Friday, February 15, 2013


I was sitting on a bench on the playground this afternoon, with my broken ankle propped up on my scooter, while my husband and daughter played on the slides. While she was there some older girls arrived, perhaps around 10 years old, and began playing as well. The big girls were fairly considerate of the little ones but I was keeping a sharp eye on the situation regardless, and one of the older girls really caught my attention. She was fearless. She was doing flips on the bar over the slide. She was jumping from the twisty slide to the main platform, a jump of about five feet made at least four feet off the ground. She was very graceful and did not fall or get hurt. I was quite impressed, watching her, although the Mommy part of my brain was cringing realizing that my two year old daughter was also avidly watching her.

I wonder what it’s like to be so fearless. I have always been a physically cautious person, even as a child. Before my ice skating debacle I’d never broken a bone. I don’t climb mountains, I don’t bungee jump, and I don’t jump out of airplanes. When I’m out hiking I wear sunscreen, carry lots of water and snacks, and always make sure to have a charged cell phone in case something goes wrong. I’ve gone white water rafting but only with experienced guides and I make sure to wedge myself very firmly into the raft and paddle hard. And in reality, while I like being on the water, I don’t really like the fear of the white water part that much. It’s more something to get through so I can enjoy the rest of the beautiful environment. At heart, and I think by inborn nature, I’m a risk-adverse person. I’m cautious. I test things out before committing myself. It’s a safer strategy, but I do wonder sometimes what it would be like to be different. I wonder what I might be missing.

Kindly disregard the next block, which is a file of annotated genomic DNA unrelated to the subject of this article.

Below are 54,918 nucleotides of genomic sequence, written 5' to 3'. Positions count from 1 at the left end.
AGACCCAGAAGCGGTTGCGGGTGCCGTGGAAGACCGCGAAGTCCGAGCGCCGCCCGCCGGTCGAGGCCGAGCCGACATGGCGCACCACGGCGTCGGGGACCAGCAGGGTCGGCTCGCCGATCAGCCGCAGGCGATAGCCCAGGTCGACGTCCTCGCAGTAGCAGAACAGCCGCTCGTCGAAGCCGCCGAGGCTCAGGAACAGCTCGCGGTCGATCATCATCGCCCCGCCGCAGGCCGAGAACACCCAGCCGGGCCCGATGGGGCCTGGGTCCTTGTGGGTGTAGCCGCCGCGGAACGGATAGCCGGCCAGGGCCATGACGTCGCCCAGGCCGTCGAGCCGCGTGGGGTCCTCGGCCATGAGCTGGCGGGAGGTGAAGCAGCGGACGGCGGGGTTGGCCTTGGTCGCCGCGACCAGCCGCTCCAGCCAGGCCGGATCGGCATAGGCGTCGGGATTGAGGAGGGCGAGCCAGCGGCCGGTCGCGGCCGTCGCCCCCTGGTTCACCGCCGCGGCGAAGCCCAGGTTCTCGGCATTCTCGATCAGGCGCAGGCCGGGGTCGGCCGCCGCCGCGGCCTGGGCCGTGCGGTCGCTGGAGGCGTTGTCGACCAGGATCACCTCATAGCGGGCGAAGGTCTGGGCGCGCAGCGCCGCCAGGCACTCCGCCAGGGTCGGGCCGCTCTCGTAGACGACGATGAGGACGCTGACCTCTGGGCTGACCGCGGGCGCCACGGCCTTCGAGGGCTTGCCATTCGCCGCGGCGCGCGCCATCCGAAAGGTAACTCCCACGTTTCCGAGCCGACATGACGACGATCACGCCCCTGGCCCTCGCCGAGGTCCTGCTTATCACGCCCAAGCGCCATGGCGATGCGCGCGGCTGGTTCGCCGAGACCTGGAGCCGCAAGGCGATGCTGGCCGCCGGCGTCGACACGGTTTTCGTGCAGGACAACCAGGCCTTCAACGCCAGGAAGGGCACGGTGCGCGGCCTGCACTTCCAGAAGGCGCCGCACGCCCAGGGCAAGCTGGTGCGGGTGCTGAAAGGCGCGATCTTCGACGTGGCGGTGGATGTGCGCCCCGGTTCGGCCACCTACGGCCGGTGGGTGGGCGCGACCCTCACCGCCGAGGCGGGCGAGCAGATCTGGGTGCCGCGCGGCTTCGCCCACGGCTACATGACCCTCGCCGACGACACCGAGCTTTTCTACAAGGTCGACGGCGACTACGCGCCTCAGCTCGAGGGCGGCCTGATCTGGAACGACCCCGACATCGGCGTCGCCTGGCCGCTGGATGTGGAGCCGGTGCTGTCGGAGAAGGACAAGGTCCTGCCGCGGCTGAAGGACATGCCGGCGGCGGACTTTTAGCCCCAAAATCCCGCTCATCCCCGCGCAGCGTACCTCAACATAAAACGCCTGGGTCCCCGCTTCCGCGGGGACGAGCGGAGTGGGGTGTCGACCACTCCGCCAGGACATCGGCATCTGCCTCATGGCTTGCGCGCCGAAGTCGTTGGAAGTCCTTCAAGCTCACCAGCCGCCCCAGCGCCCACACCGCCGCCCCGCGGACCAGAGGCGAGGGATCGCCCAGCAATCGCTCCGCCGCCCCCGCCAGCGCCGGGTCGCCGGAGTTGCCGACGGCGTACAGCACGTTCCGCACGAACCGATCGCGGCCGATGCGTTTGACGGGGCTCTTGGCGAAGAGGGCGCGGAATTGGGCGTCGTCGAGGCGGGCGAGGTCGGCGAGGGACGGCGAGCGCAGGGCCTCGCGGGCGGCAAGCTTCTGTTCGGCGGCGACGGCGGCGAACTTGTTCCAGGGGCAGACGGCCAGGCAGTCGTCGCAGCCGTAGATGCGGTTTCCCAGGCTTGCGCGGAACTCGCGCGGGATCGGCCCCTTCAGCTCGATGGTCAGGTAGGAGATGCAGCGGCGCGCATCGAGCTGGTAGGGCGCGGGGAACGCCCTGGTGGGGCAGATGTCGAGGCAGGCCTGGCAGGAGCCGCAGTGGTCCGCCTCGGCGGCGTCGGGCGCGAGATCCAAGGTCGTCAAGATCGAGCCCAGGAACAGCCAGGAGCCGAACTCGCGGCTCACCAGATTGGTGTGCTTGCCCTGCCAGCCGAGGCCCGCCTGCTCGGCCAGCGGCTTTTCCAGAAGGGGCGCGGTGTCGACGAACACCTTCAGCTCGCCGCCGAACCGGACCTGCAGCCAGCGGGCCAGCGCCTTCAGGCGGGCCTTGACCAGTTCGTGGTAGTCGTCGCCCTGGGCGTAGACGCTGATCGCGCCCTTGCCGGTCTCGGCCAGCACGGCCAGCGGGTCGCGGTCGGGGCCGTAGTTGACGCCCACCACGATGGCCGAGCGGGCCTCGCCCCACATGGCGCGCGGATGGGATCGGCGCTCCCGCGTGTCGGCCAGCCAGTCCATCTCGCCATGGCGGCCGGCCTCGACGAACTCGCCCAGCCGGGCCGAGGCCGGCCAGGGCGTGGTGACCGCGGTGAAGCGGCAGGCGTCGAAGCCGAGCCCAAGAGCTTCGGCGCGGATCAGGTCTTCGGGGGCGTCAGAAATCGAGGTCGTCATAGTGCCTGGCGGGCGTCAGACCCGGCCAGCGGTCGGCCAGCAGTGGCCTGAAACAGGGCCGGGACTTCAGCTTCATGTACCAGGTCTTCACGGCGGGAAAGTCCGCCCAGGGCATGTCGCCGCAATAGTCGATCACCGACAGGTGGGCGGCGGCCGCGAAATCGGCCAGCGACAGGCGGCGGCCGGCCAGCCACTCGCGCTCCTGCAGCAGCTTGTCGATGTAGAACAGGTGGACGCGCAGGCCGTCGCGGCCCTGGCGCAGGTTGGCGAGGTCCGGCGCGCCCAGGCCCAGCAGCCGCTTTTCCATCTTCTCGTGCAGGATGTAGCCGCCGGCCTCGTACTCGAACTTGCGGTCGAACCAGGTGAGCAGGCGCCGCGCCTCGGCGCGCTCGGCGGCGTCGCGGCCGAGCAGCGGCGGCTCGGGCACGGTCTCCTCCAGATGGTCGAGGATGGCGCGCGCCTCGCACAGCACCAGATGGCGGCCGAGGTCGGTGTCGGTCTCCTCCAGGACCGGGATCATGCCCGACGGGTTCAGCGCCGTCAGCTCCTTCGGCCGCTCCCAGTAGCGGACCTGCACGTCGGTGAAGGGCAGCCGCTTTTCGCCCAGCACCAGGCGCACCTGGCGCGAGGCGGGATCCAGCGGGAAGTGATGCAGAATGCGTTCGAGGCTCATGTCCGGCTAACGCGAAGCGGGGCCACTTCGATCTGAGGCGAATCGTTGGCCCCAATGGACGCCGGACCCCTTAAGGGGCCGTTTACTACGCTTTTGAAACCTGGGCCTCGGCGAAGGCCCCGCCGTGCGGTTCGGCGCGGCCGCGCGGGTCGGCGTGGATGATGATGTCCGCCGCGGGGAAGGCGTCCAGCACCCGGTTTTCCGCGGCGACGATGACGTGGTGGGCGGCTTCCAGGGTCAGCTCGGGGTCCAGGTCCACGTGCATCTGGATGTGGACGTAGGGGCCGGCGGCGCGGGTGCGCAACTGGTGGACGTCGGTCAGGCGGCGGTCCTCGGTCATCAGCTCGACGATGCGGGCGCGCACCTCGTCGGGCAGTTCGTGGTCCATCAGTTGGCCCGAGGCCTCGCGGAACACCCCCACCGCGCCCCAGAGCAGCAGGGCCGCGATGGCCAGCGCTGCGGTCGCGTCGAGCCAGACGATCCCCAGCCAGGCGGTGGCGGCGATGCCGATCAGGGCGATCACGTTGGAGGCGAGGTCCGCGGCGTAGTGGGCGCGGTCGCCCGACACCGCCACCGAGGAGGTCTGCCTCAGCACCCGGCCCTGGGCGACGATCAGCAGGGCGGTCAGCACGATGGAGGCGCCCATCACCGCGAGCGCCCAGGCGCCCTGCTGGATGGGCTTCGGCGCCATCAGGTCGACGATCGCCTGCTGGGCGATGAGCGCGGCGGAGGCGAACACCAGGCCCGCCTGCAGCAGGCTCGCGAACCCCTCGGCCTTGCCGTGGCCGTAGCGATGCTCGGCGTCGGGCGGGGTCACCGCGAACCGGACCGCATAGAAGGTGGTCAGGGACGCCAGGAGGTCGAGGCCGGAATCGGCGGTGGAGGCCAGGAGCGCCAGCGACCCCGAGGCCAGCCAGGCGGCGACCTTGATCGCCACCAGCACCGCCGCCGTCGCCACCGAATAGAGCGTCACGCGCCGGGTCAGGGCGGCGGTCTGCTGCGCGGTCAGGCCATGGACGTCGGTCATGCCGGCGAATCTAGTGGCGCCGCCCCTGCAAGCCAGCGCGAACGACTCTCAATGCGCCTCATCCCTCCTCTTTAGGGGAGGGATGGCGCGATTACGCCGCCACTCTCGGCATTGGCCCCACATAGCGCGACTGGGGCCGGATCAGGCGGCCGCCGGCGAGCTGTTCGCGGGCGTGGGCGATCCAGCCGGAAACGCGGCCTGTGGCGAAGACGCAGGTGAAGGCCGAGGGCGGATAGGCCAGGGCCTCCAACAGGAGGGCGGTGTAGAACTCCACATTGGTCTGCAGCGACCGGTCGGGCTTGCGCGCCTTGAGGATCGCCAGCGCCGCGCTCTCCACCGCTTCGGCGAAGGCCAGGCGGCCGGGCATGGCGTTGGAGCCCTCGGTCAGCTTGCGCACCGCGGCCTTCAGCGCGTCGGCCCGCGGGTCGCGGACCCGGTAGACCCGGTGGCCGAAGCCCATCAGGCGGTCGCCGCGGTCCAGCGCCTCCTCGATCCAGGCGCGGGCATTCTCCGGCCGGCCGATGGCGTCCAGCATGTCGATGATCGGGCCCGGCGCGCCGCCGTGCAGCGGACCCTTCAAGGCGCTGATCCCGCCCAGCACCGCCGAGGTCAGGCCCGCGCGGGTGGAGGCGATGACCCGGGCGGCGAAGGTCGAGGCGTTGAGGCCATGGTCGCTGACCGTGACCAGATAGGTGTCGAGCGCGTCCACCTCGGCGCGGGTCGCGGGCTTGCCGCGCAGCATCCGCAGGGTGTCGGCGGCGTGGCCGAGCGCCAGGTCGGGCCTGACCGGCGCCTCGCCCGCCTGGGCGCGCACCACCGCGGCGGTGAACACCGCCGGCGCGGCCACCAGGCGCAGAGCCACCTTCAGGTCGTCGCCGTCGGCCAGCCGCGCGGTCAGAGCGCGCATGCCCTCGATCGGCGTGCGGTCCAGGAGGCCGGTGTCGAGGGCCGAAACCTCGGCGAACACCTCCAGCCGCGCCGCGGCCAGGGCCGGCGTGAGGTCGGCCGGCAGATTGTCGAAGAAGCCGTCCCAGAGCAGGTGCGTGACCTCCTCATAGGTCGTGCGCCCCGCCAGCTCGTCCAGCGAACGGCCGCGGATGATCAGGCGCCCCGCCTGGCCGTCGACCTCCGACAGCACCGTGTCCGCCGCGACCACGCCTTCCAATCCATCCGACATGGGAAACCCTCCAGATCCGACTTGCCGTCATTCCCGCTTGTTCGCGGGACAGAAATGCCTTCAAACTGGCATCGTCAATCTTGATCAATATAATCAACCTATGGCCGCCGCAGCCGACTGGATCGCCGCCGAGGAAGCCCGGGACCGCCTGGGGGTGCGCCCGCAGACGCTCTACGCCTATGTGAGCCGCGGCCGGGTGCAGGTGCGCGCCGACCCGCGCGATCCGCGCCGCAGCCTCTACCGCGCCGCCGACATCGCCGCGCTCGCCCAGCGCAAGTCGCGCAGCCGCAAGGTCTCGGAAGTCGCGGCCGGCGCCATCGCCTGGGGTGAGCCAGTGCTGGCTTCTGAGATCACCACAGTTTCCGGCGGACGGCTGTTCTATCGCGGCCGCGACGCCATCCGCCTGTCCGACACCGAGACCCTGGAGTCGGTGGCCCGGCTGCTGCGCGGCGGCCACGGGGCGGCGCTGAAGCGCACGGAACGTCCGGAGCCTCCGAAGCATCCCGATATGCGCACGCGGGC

Don’t worry, I’m not going to suddenly become reckless. In fact, I imagine after my recent misadventure I will probably be even more cautious physically. I do not like being in pain and feel strongly motivated to avoid future painful accidents. I just wonder, that’s all. I suppose if I were a less cautious person I wouldn’t be me, but I wonder. How would it feel to casually flip over the bar above the sliding board and leap from platform to platform in midair, never worrying about the hard ground below. Would the exhilaration be worth the fall that will eventually come?